Meghna Gulzar’s Talvar – Taking Lives


Before the credit rolls at the end of Talvar, two sets of text appear in sequence – “Shruti would have been 22 had she been alive today.” And “She didn’t make it to her 15th birthday.”

Talvar is not so much an investigative procedural as it is about the trauma a family like you and me has to go through because of gross apathy and borrowing from the media terminology, ‘Miscarriage Of Justice.’

Talvar doesn’t portray our premier investigative agency as a couple of bunglers. In fact, it gives credit where it is due and there’s no artistic freedom or fictionalization coming in the way of what really could have happened on that fateful night.

In one of the scenes, we could see the father’s (Ramesh Tandon in the film) profile and an index finger with the ink of vote. I don’t know if this was intentional or unintentional. What’s democracy and the powers of our citizens if the country cannot dispense justice in a not-so-complicated case like this? Where do we stand as a country if the keepers of justice and the dispensers operate with callousness and apathy? What if this happened to me? Will the history or a series of history repeat itself? Or will it be any different with me?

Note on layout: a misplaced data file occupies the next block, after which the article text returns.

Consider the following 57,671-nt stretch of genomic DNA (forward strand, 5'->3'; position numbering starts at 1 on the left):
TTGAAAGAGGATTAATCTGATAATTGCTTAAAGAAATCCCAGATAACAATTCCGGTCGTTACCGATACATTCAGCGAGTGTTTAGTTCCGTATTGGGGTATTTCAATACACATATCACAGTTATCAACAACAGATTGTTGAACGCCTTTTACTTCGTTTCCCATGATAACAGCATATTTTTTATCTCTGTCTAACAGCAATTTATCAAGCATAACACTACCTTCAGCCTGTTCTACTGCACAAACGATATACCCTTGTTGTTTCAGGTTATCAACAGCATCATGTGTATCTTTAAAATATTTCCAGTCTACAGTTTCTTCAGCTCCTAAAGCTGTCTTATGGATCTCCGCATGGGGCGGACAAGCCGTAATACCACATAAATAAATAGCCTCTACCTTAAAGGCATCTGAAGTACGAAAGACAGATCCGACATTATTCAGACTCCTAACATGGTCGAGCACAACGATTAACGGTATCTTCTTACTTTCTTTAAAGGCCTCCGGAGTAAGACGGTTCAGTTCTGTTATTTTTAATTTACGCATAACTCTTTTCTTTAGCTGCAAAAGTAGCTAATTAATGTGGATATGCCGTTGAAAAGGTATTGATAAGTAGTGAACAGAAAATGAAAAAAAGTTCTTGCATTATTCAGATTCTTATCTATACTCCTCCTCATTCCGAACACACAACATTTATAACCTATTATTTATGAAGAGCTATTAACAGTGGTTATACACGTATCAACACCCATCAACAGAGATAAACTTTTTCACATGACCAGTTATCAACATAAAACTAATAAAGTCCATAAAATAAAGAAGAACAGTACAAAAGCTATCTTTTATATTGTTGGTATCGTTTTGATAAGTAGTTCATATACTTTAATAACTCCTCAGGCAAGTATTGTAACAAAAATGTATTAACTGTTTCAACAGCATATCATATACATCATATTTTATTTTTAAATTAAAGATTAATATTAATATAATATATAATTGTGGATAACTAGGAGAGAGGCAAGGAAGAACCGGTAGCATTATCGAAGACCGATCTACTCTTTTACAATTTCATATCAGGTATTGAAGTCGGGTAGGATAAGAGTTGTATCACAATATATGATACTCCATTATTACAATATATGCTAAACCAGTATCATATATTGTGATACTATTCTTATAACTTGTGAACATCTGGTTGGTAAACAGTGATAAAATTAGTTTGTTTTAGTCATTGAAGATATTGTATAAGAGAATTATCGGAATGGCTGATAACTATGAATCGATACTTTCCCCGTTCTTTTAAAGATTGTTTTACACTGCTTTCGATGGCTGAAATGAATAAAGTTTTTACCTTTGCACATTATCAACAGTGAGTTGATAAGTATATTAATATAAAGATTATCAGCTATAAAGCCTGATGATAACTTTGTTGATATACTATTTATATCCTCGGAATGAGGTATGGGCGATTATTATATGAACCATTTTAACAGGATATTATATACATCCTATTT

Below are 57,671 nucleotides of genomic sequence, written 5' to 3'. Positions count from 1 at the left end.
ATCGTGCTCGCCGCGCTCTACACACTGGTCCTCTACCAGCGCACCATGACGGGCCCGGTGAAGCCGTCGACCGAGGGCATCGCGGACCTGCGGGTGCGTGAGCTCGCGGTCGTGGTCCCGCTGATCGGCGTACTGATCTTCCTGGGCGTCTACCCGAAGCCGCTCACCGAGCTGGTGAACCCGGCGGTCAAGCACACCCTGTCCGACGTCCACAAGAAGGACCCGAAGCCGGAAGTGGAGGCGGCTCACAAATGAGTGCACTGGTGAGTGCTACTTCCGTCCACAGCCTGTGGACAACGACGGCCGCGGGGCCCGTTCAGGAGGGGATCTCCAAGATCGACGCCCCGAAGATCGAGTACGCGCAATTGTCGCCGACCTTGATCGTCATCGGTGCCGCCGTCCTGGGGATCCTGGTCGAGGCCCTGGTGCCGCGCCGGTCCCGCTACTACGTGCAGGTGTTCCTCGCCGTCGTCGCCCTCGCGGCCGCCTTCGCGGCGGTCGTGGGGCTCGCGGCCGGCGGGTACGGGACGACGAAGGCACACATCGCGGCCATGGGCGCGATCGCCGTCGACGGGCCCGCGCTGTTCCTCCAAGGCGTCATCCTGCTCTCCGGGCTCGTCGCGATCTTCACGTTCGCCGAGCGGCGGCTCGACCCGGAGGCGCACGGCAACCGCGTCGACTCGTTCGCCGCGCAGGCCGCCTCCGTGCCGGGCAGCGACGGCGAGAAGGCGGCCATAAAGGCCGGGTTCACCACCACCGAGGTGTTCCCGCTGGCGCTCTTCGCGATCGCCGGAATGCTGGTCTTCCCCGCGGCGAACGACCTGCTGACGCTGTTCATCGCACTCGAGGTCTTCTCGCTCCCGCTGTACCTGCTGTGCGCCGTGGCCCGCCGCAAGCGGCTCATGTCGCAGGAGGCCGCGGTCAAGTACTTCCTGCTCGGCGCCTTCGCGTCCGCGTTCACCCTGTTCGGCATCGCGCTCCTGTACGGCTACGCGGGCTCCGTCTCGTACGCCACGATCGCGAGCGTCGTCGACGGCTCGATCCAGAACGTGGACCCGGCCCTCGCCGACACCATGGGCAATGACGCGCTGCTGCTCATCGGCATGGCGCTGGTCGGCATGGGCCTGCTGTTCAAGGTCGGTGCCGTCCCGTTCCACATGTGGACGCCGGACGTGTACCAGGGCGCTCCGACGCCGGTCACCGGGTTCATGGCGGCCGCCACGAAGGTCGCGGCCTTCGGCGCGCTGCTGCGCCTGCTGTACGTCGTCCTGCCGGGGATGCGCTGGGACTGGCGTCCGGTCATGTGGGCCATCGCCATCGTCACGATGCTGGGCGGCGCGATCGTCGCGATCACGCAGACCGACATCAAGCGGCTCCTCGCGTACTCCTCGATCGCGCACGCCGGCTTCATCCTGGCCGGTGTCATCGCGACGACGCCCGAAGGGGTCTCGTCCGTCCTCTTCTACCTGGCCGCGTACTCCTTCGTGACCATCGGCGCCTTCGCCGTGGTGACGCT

I am not so sure. Because the same machinery, irrespective of the place we are living in, will swing into eithe action or rather inaction/apathy. It’s just a routine job for them. The society and the media will jump to bizarre conclusions. The ‘Trial By Media’ will slay the sense of fairness on the judiciary’s part.

The bungling local police will live another day and retire happily to be with the grandchildren. CDI (In Talvar, it’s the CDI) directors and bigwigs will come and go. Some will do favors for their bosses to get a quick promotion and other perks. Some will stand for justice and yet nod in helplessness because of utter callousness or disregard for even normal standard operation procedure.

It’s not just Shruti Tandon’s life, but the lives of her parents and their loved ones have been terribly affected because of this mess and a judgmental society. Just like the recreation of the crime scenes from different points of view in the movie, Shruti died again and again at the hands of people responsible for law and order, the judicial system, the media and not the least of all, you and me. Her parents too died on that fateful day.

We need to examine ourselves as a society because we make snap judgments on everything and everyone. This very thing can happen to us too.


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